Assessment of Economic Development Opportunities for Afro-Latin Communities in the Atlantic Coast of Nicaragua
Assessment of Economic Development Opportunities for Afro-Latin Communities in the Atlantic Coast of Nicaragua
Assessment of Economic Development Opportunities for Afro-Latin Communities in the Atlantic Coast of Nicaragua
Assessment of Economic Development Opportunities for Afro-Latin Communities in the Atlantic Coast of Nicaragua
Assessment of Economic Development Opportunities for Afro-Latin Communities in the Atlantic Coast of Nicaragua
Assessment of Economic Development Opportunities for Afro-Latin Communities in the Atlantic Coast of Nicaragua
Assessment of Economic Development Opportunities for Afro-Latin Communities in the Atlantic Coast of Nicaragua
Assessment of Economic Development Opportunities for Afro-Latin Communities in the Atlantic Coast of Nicaragua
Assessment of Economic Development Opportunities for Afro-Latin Communities in the Atlantic Coast of Nicaragua
Assessment of Economic Development Opportunities for Afro-Latin Communities in the Atlantic Coast of Nicaragua
Assessment of Economic Development Opportunities for Afro-Latin Communities in the Atlantic Coast of Nicaragua
Assessment of Economic Development Opportunities for Afro-Latin Communities in the Atlantic Coast of Nicaragua
Assessment of Economic Development Opportunities for Afro-Latin Communities in the Atlantic Coast of Nicaragua
Assessment of Economic Development Opportunities for Afro-Latin Communities in the Atlantic Coast of Nicaragua
Assessment of Economic Development Opportunities for Afro-Latin Communities in the Atlantic Coast of Nicaragua
Assessment of Economic Development Opportunities for Afro-Latin Communities in the Atlantic Coast of Nicaragua
Assessment of Economic Development Opportunities for Afro-Latin Communities in the Atlantic Coast of Nicaragua
Assessment of Economic Development Opportunities for Afro-Latin Communities in the Atlantic Coast of Nicaragua
Assessment of Economic Development Opportunities for Afro-Latin Communities in the Atlantic Coast of Nicaragua
Assessment of Economic Development Opportunities for Afro-Latin Communities in the Atlantic Coast of Nicaragua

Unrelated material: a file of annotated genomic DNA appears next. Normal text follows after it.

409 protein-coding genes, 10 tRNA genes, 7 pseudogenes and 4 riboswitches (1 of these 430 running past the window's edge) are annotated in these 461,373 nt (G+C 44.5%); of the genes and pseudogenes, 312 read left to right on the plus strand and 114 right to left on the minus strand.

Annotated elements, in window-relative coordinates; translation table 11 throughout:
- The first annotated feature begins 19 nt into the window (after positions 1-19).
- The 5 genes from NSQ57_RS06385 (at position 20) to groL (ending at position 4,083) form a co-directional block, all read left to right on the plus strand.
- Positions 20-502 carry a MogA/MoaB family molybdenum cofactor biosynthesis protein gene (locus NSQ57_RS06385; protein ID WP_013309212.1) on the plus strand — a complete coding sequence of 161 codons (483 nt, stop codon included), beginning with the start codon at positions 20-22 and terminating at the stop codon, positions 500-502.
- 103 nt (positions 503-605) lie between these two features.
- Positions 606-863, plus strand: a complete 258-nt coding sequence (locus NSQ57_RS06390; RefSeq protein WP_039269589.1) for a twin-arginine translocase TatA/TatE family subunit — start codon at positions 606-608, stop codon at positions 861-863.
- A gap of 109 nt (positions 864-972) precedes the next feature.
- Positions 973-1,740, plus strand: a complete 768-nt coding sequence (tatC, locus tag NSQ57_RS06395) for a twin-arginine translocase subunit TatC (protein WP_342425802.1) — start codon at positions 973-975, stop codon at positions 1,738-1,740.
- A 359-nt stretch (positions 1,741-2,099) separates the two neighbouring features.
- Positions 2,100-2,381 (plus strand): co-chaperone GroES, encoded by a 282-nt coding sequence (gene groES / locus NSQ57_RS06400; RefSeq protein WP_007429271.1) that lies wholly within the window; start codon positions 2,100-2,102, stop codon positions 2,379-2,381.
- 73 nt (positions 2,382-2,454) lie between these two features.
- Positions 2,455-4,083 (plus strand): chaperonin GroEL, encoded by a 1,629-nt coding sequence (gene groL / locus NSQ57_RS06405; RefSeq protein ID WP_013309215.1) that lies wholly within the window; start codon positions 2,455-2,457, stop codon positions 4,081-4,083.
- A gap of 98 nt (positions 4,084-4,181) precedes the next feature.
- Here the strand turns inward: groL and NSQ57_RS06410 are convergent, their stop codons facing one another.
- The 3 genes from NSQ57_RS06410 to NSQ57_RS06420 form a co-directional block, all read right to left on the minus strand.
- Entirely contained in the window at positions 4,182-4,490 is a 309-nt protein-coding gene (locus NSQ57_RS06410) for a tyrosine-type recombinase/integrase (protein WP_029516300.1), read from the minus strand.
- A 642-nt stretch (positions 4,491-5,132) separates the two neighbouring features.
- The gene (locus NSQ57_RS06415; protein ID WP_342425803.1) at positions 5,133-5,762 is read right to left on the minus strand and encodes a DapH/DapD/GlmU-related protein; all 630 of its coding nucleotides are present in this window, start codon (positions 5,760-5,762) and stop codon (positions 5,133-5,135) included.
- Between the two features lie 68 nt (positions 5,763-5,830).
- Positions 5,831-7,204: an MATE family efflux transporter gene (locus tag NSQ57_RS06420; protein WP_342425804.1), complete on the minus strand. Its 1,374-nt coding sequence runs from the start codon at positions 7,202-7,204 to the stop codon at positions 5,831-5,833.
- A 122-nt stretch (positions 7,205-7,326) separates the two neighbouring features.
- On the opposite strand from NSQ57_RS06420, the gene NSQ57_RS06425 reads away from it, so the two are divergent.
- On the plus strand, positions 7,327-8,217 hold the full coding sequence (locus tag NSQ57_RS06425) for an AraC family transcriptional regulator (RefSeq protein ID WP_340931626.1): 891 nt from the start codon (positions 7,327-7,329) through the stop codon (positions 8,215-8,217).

Assessment of Economic Development Opportunities for Afro-Latin Communities in the Atlantic Coast of Nicaragua
Assessment of Economic Development Opportunities for Afro-Latin Communities in the Atlantic Coast of Nicaragua
Assessment of Economic Development Opportunities for Afro-Latin Communities in the Atlantic Coast of Nicaragua
Assessment of Economic Development Opportunities for Afro-Latin Communities in the Atlantic Coast of Nicaragua
Assessment of Economic Development Opportunities for Afro-Latin Communities in the Atlantic Coast of Nicaragua
Assessment of Economic Development Opportunities for Afro-Latin Communities in the Atlantic Coast of Nicaragua
Assessment of Economic Development Opportunities for Afro-Latin Communities in the Atlantic Coast of Nicaragua
Assessment of Economic Development Opportunities for Afro-Latin Communities in the Atlantic Coast of Nicaragua
Assessment of Economic Development Opportunities for Afro-Latin Communities in the Atlantic Coast of Nicaragua
Assessment of Economic Development Opportunities for Afro-Latin Communities in the Atlantic Coast of Nicaragua
Assessment of Economic Development Opportunities for Afro-Latin Communities in the Atlantic Coast of Nicaragua
Assessment of Economic Development Opportunities for Afro-Latin Communities in the Atlantic Coast of Nicaragua
Assessment of Economic Development Opportunities for Afro-Latin Communities in the Atlantic Coast of Nicaragua
Assessment of Economic Development Opportunities for Afro-Latin Communities in the Atlantic Coast of Nicaragua